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Etymology 1Edit

Highly disputed etymology. Hypotheses include:




  1. pyramid (monumental building) [from the Pyramid Texts through the Saite Period]
    • c. 1550 BCE, Rhind Mathematical Papyrus, problem 59:
      mr pr-m-ws n.f jmy m 12
      A pyramid, its height 12 [cubits]
  2. (rare) heap of corpses [20th Dynasty]
    • c. 1180 BCE, Temple of Ramesses III at Medinet Habu, Inscription of the Year 5, lines 35-36:
      ptrj bjn jm.w r qꜣ n(j) pt nw tꜣy.w wmt ḥr st pꜣ smꜣ.w st jrw m mrw ḥr pꜣ.w zꜣtw m tꜣ pḥtj n(j) nswt qn m ḥꜥw.f nb wꜥ sḫmtj mjtj mnṯw nswt-bjtj wsr-mꜣꜥt-rꜥ-mr(y)-jmn zꜣ-rꜥ rꜥ-ms-s(w)-ḥqꜣ-jwnw
      Behold, they were in badness to the height of the sky, as their thick crowd was collected upon the place of their slaughter, and they were made into corpse-heaps on their soil by the might of the king, valiant in his limbs, the only lord, powerful like Montu, Dual King Usermaatre-Meryamun, Son of Ra Ramesses, Ruler of Heliopolis.
Alternative formsEdit

Etymology 2Edit

Possibly from a Proto-Afro-Asiatic *m-r (river, channel). Compare South Omotic *mir- (“river”), with reflexes including Aari mɨri (river, stream) and Dime mɪ́rɛ (river). A possible Semitic cognate is Sabaean [script needed] (mr, part of an irrigation system). Possible Cushitic cognates include Borana Oromo mērī (watering trough), Tsamai mīre (pond), and possible Chadic cognates include Fali mirə̂ (river), Muskum mìrà (oxbow lake, marigot).




  1. canal, ditch, waterway [since the Pyramid Texts]
    • c. 24th century BCE, Pyramid of King Unas, west wall of the main corridor, Pyramid Text spell 317, sections 4-5:
      jj.n wnjs r mrw.f jm(j)w jdb ꜣgb(w) mḥt wrt
      r st ḥtpw wꜣḏt sḫwt jmt ꜣḫt
      Unas has come to his canals at the shore of the waters of the great flood,
      to the place of peace with green fields in the place where the sun rises.
  2. a pond or pool, especially an artifical one [since the Pyramid Texts]
  3. metal libation bowl or basin
  4. Misspelling of mw (water). [New Kingdom]
Usage notesEdit
The distinction between the abbreviated mr (canal, pond, bowl)
— and š (pool, lake, bowl)
— is not always clear.
Alternative formsEdit
Derived termsEdit

Etymology 3Edit

From Proto-Afro-Asiatic. Cognate with Proto-Semitic *mir(Vʔ)- (bull): compare Akkadian [script needed] (mīrtu, young cow), [script needed] (mīru, young bull), Hebrew מְרִיא (mərīʾ, fatted steer). Possible Cushitic cognates include Hadiyya mōr-â (bull), Mbugu ki-mole, ki-more (ox, bull), possible Omotic cognates include Wolaytta mārā (young bull), Yemsa omoru (bull), and possible Chadic cognates include Mafa maray (sacrificial bull), Mofu-Gudur maray (fattened bull), Mafa mari (bull).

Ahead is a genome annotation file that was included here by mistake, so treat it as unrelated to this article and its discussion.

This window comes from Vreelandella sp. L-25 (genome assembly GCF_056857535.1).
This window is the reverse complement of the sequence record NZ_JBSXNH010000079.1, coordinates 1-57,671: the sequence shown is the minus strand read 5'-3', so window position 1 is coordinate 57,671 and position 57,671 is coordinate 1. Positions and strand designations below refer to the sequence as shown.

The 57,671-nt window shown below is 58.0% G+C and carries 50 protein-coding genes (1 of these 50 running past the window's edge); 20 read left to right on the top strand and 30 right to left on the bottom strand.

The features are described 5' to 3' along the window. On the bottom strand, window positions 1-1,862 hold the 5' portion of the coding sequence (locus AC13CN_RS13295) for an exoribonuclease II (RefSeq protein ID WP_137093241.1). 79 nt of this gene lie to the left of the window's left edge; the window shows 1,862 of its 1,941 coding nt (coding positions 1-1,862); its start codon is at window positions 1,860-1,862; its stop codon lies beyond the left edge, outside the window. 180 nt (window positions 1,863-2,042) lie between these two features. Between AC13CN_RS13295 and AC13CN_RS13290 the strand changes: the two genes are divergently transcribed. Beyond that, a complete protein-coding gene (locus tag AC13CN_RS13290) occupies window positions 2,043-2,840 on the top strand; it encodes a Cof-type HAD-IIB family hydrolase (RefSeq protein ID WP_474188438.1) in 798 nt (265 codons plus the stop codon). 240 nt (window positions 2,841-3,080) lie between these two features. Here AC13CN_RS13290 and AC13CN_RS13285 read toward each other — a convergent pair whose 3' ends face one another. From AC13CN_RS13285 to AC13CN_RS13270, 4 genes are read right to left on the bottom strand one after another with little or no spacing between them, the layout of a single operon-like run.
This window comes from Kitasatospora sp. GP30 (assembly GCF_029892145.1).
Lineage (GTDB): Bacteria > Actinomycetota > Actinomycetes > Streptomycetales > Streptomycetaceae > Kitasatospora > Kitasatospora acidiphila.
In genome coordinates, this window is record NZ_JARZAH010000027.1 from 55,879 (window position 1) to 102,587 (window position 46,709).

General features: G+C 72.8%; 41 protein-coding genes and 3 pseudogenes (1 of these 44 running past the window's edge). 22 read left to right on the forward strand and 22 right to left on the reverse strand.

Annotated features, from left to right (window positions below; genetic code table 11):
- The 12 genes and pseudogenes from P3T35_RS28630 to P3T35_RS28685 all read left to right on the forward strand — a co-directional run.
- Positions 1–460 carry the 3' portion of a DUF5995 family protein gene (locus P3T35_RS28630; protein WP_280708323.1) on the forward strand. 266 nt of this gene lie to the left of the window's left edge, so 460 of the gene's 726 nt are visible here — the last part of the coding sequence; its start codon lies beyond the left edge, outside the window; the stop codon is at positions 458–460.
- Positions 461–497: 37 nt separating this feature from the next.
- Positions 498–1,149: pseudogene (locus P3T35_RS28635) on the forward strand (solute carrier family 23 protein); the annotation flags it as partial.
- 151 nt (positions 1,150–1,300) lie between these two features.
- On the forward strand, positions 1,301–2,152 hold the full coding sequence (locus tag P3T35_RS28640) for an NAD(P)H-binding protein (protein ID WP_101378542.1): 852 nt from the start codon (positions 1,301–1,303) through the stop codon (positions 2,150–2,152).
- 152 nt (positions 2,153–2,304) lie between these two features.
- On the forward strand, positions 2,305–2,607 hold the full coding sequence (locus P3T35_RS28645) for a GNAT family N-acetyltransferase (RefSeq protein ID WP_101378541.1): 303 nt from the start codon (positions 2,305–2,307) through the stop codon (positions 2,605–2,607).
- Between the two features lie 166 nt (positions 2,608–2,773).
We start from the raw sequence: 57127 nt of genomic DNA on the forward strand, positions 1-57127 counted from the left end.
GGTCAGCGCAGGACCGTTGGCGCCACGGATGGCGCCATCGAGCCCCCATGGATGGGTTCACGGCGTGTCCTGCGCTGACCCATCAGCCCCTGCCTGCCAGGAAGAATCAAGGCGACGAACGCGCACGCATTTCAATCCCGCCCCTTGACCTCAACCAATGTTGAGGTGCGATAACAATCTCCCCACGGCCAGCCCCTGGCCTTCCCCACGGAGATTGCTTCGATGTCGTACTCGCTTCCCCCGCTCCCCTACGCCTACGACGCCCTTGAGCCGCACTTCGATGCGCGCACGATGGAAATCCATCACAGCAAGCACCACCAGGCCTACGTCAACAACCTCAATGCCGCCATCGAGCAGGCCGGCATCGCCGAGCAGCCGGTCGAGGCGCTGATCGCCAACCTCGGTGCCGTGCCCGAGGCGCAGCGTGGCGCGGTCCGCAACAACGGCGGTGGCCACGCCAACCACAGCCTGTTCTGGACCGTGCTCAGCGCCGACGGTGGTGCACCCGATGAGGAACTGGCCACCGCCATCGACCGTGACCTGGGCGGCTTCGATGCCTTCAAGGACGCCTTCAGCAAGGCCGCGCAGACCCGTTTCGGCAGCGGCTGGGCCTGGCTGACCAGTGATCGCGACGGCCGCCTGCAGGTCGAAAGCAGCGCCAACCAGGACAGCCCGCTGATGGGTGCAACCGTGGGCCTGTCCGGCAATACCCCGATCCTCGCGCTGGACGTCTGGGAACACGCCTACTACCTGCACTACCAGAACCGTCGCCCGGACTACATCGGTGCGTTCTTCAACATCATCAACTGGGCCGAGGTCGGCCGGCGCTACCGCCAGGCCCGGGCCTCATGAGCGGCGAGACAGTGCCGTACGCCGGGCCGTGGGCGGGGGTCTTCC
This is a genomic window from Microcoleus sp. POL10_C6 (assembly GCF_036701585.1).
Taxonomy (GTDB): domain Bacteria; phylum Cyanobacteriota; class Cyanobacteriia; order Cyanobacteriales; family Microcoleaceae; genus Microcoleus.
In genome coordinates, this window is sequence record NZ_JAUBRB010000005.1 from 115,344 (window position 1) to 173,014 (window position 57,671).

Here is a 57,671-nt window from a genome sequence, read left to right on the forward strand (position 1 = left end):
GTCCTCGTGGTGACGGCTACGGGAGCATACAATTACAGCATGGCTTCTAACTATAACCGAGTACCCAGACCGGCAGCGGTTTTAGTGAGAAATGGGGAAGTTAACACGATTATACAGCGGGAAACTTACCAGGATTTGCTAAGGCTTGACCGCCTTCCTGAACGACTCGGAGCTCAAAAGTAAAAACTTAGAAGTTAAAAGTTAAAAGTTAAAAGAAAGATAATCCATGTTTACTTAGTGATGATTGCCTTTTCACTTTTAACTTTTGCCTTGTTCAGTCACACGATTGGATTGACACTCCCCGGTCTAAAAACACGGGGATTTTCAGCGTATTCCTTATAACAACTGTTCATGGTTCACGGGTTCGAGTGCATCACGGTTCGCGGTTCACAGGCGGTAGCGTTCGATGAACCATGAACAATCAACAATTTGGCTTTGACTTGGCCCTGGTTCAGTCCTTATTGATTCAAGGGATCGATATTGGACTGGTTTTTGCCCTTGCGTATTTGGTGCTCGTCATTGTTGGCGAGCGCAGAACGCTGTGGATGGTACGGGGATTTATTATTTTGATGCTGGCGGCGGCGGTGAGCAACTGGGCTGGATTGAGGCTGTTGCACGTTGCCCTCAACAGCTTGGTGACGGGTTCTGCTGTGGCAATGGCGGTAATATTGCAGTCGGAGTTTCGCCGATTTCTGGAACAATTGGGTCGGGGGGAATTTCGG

1. (fighting) bull [Middle Kingdom]
Alternative formsEdit
Derived termsEdit

Proper nounEdit



  1. (rare) Abbreviation of mr-wr (Mnevis). [Greco-Roman Period]

Etymology 4Edit

From Proto-Afro-Asiatic. Probable Berber cognates include Tazerwalt Tashelhit ta-märr-it (pain, agony), Tagargrent i-mur-ǝn (labour pains), and Kabyle u-mr-an (sorrows), a-mur (colic, stomachache), and a-mrir (embarrassment, great difficulty). Cushitic cognates include Oromo marar (to be sick), Baiso marni (to be sad), and Sidamo marar-s (to be sick). A likely Omotic cognate is Yemsa mer-o (illness).




  1. (intransitive) to be(come) ill, to be(come) sick or diseased
  2. (intransitive) to suffer, to (come to) be in pain
  3. (intransitive) to be(come) painful, to sting
  4. (intransitive) to be(come) harsh or fierce
Derived termsEdit




  1. ailment
  2. pain


  • Erman, Adolf; Grapow, Hermann (1926-1961) Wörterbuch der ägyptischen Sprache, Berlin: Akademie-Verlag, →ISBN
  • Faulkner, Raymond (1962) A Concise Dictionary of Middle Egyptian, Oxford: Griffith Institute, →ISBN
  • Takács, Gábor (1999-2008) Etymological Dictionary of Egyptian, volume 3, Leiden: Brill, →ISBN, page 361–372, 392–395
  • Allen, James (2013) A New Concordance of the Pyramid Texts, volume III, Providence: Brown University, PT 317.4–5 (Pyr. 508a–508b), Unas
  • Allen, James (2010) Middle Egyptian: An Introduction to the Language and Culture of Hieroglyphs, revised second edition, Cambridge: Cambridge University Press, →ISBN, page 213
  • Hoch, James (1997) Middle Egyptian Grammar, Mississauga: Benben Publications, →ISBN, page 146